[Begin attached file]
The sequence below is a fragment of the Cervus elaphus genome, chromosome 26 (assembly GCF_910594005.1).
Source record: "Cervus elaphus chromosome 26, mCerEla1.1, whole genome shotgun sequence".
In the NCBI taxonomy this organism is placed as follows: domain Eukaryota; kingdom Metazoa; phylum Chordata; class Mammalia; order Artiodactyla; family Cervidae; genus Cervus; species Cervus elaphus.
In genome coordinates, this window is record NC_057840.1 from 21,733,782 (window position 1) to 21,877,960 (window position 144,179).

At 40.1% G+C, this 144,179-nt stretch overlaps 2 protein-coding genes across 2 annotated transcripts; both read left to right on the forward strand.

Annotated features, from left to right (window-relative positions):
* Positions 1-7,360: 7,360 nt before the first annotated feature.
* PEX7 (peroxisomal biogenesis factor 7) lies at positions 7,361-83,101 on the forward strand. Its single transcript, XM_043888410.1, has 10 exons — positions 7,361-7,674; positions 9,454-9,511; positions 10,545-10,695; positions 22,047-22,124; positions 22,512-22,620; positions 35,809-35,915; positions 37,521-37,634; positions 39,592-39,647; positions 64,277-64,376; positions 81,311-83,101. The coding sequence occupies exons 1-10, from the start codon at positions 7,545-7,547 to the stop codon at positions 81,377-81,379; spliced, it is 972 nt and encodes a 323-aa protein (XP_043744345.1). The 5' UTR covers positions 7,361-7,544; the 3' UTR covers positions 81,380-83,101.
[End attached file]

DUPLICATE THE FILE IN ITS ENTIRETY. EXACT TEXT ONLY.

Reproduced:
The sequence below is a fragment of the Cervus elaphus genome, chromosome 26 (assembly GCF_910594005.1).
Source record: "Cervus elaphus chromosome 26, mCerEla1.1, whole genome shotgun sequence".
In the NCBI taxonomy this organism is placed as follows: domain Eukaryota; kingdom Metazoa; phylum Chordata; class Mammalia; order Artiodactyla; family Cervidae; genus Cervus; species Cervus elaphus.
In genome coordinates, this window is record NC_057840.1 from 21,733,782 (window position 1) to 21,877,960 (window position 144,179).

At 40.1% G+C, this 144,179-nt stretch overlaps 2 protein-coding genes across 2 annotated transcripts; both read left to right on the forward strand.

Annotated features, from left to right (window-relative positions):
* Positions 1-7,360: 7,360 nt before the first annotated feature.
* PEX7 (peroxisomal biogenesis factor 7) lies at positions 7,361-83,101 on the forward strand. Its single transcript, XM_043888410.1, has 10 exons — positions 7,361-7,674; positions 9,454-9,511; positions 10,545-10,695; positions 22,047-22,124; positions 22,512-22,620; positions 35,809-35,915; positions 37,521-37,634; positions 39,592-39,647; positions 64,277-64,376; positions 81,311-83,101. The coding sequence occupies exons 1-10, from the start codon at positions 7,545-7,547 to the stop codon at positions 81,377-81,379; spliced, it is 972 nt and encodes a 323-aa protein (XP_043744345.1). The 5' UTR covers positions 7,361-7,544; the 3' UTR covers positions 81,380-83,101.